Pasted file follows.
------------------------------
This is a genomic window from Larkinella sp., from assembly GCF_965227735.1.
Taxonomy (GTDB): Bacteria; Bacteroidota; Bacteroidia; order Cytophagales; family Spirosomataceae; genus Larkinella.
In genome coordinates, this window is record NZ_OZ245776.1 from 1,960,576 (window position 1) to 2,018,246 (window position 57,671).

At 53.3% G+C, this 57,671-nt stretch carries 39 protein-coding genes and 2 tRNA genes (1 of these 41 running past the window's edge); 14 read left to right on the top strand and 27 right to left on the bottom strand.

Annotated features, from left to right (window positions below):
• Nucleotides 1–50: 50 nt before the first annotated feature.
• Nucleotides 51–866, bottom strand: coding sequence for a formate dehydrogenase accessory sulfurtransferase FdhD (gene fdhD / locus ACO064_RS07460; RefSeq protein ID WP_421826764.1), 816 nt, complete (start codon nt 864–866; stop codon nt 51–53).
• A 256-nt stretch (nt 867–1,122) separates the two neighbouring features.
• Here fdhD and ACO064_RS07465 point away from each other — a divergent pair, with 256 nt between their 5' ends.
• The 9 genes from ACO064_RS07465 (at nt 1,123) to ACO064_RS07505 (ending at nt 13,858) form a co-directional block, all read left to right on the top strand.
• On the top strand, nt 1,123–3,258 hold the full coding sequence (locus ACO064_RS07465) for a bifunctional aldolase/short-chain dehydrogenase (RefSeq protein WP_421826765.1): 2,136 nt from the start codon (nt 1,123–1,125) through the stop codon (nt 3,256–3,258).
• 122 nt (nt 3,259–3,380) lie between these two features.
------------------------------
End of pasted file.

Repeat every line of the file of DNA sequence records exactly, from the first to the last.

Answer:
This is a genomic window from Larkinella sp., from assembly GCF_965227735.1.
Taxonomy (GTDB): Bacteria; Bacteroidota; Bacteroidia; order Cytophagales; family Spirosomataceae; genus Larkinella.
In genome coordinates, this window is record NZ_OZ245776.1 from 1,960,576 (window position 1) to 2,018,246 (window position 57,671).

At 53.3% G+C, this 57,671-nt stretch carries 39 protein-coding genes and 2 tRNA genes (1 of these 41 running past the window's edge); 14 read left to right on the top strand and 27 right to left on the bottom strand.

Annotated features, from left to right (window positions below):
• Nucleotides 1–50: 50 nt before the first annotated feature.
• Nucleotides 51–866, bottom strand: coding sequence for a formate dehydrogenase accessory sulfurtransferase FdhD (gene fdhD / locus ACO064_RS07460; RefSeq protein ID WP_421826764.1), 816 nt, complete (start codon nt 864–866; stop codon nt 51–53).
• A 256-nt stretch (nt 867–1,122) separates the two neighbouring features.
• Here fdhD and ACO064_RS07465 point away from each other — a divergent pair, with 256 nt between their 5' ends.
• The 9 genes from ACO064_RS07465 (at nt 1,123) to ACO064_RS07505 (ending at nt 13,858) form a co-directional block, all read left to right on the top strand.
• On the top strand, nt 1,123–3,258 hold the full coding sequence (locus ACO064_RS07465) for a bifunctional aldolase/short-chain dehydrogenase (RefSeq protein WP_421826765.1): 2,136 nt from the start codon (nt 1,123–1,125) through the stop codon (nt 3,256–3,258).
• 122 nt (nt 3,259–3,380) lie between these two features.